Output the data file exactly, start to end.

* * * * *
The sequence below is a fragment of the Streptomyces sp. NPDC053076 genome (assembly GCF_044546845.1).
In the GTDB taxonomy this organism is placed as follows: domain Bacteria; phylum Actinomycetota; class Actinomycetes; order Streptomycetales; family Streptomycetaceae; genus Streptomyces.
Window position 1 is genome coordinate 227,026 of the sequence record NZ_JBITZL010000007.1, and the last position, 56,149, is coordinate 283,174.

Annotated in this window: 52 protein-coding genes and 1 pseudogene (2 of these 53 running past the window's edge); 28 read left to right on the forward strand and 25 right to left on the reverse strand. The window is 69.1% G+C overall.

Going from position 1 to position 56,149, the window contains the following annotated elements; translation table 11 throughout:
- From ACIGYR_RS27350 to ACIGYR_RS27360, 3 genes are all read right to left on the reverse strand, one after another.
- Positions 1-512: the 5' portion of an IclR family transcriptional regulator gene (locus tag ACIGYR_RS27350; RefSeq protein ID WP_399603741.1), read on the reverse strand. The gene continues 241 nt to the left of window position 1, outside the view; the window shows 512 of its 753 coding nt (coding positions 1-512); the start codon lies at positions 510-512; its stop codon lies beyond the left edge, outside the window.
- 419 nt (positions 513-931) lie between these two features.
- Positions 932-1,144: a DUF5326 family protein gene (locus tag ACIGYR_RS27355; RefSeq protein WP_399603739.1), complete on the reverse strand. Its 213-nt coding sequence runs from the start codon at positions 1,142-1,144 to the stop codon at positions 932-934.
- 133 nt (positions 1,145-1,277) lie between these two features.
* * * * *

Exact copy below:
The sequence below is a fragment of the Streptomyces sp. NPDC053076 genome (assembly GCF_044546845.1).
In the GTDB taxonomy this organism is placed as follows: domain Bacteria; phylum Actinomycetota; class Actinomycetes; order Streptomycetales; family Streptomycetaceae; genus Streptomyces.
Window position 1 is genome coordinate 227,026 of the sequence record NZ_JBITZL010000007.1, and the last position, 56,149, is coordinate 283,174.

Annotated in this window: 52 protein-coding genes and 1 pseudogene (2 of these 53 running past the window's edge); 28 read left to right on the forward strand and 25 right to left on the reverse strand. The window is 69.1% G+C overall.

Going from position 1 to position 56,149, the window contains the following annotated elements; translation table 11 throughout:
- From ACIGYR_RS27350 to ACIGYR_RS27360, 3 genes are all read right to left on the reverse strand, one after another.
- Positions 1-512: the 5' portion of an IclR family transcriptional regulator gene (locus tag ACIGYR_RS27350; RefSeq protein ID WP_399603741.1), read on the reverse strand. The gene continues 241 nt to the left of window position 1, outside the view; the window shows 512 of its 753 coding nt (coding positions 1-512); the start codon lies at positions 510-512; its stop codon lies beyond the left edge, outside the window.
- 419 nt (positions 513-931) lie between these two features.
- Positions 932-1,144: a DUF5326 family protein gene (locus tag ACIGYR_RS27355; RefSeq protein WP_399603739.1), complete on the reverse strand. Its 213-nt coding sequence runs from the start codon at positions 1,142-1,144 to the stop codon at positions 932-934.
- 133 nt (positions 1,145-1,277) lie between these two features.